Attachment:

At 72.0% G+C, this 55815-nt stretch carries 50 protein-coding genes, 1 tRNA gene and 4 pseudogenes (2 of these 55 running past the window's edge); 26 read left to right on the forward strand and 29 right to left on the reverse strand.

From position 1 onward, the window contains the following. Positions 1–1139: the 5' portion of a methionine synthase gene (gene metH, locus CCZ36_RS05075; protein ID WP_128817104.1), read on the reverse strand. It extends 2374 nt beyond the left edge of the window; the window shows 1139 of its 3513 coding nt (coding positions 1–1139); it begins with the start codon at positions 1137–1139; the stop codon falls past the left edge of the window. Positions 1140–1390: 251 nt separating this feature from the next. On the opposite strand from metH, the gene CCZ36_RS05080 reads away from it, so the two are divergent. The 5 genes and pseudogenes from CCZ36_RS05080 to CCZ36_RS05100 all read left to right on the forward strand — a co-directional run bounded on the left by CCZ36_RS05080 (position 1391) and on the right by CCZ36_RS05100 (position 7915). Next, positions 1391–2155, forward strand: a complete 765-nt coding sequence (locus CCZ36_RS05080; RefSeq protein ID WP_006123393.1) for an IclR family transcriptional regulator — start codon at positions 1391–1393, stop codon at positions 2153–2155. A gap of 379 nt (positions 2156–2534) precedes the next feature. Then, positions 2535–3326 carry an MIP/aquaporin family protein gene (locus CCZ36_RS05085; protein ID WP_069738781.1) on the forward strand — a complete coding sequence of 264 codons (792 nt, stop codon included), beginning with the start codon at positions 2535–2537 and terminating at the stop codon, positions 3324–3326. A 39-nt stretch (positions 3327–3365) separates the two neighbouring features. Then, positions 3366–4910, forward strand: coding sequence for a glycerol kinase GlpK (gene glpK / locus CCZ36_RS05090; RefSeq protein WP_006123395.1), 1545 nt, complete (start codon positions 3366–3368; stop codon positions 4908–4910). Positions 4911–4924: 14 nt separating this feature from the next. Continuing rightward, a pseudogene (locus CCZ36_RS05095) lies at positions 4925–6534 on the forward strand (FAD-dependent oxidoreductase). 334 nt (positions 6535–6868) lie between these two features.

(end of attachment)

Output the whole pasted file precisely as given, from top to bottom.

At 72.0% G+C, this 55815-nt stretch carries 50 protein-coding genes, 1 tRNA gene and 4 pseudogenes (2 of these 55 running past the window's edge); 26 read left to right on the forward strand and 29 right to left on the reverse strand.

From position 1 onward, the window contains the following. Positions 1–1139: the 5' portion of a methionine synthase gene (gene metH, locus CCZ36_RS05075; protein ID WP_128817104.1), read on the reverse strand. It extends 2374 nt beyond the left edge of the window; the window shows 1139 of its 3513 coding nt (coding positions 1–1139); it begins with the start codon at positions 1137–1139; the stop codon falls past the left edge of the window. Positions 1140–1390: 251 nt separating this feature from the next. On the opposite strand from metH, the gene CCZ36_RS05080 reads away from it, so the two are divergent. The 5 genes and pseudogenes from CCZ36_RS05080 to CCZ36_RS05100 all read left to right on the forward strand — a co-directional run bounded on the left by CCZ36_RS05080 (position 1391) and on the right by CCZ36_RS05100 (position 7915). Next, positions 1391–2155, forward strand: a complete 765-nt coding sequence (locus CCZ36_RS05080; RefSeq protein ID WP_006123393.1) for an IclR family transcriptional regulator — start codon at positions 1391–1393, stop codon at positions 2153–2155. A gap of 379 nt (positions 2156–2534) precedes the next feature. Then, positions 2535–3326 carry an MIP/aquaporin family protein gene (locus CCZ36_RS05085; protein ID WP_069738781.1) on the forward strand — a complete coding sequence of 264 codons (792 nt, stop codon included), beginning with the start codon at positions 2535–2537 and terminating at the stop codon, positions 3324–3326. A 39-nt stretch (positions 3327–3365) separates the two neighbouring features. Then, positions 3366–4910, forward strand: coding sequence for a glycerol kinase GlpK (gene glpK / locus CCZ36_RS05090; RefSeq protein WP_006123395.1), 1545 nt, complete (start codon positions 3366–3368; stop codon positions 4908–4910). Positions 4911–4924: 14 nt separating this feature from the next. Continuing rightward, a pseudogene (locus CCZ36_RS05095) lies at positions 4925–6534 on the forward strand (FAD-dependent oxidoreductase). 334 nt (positions 6535–6868) lie between these two features.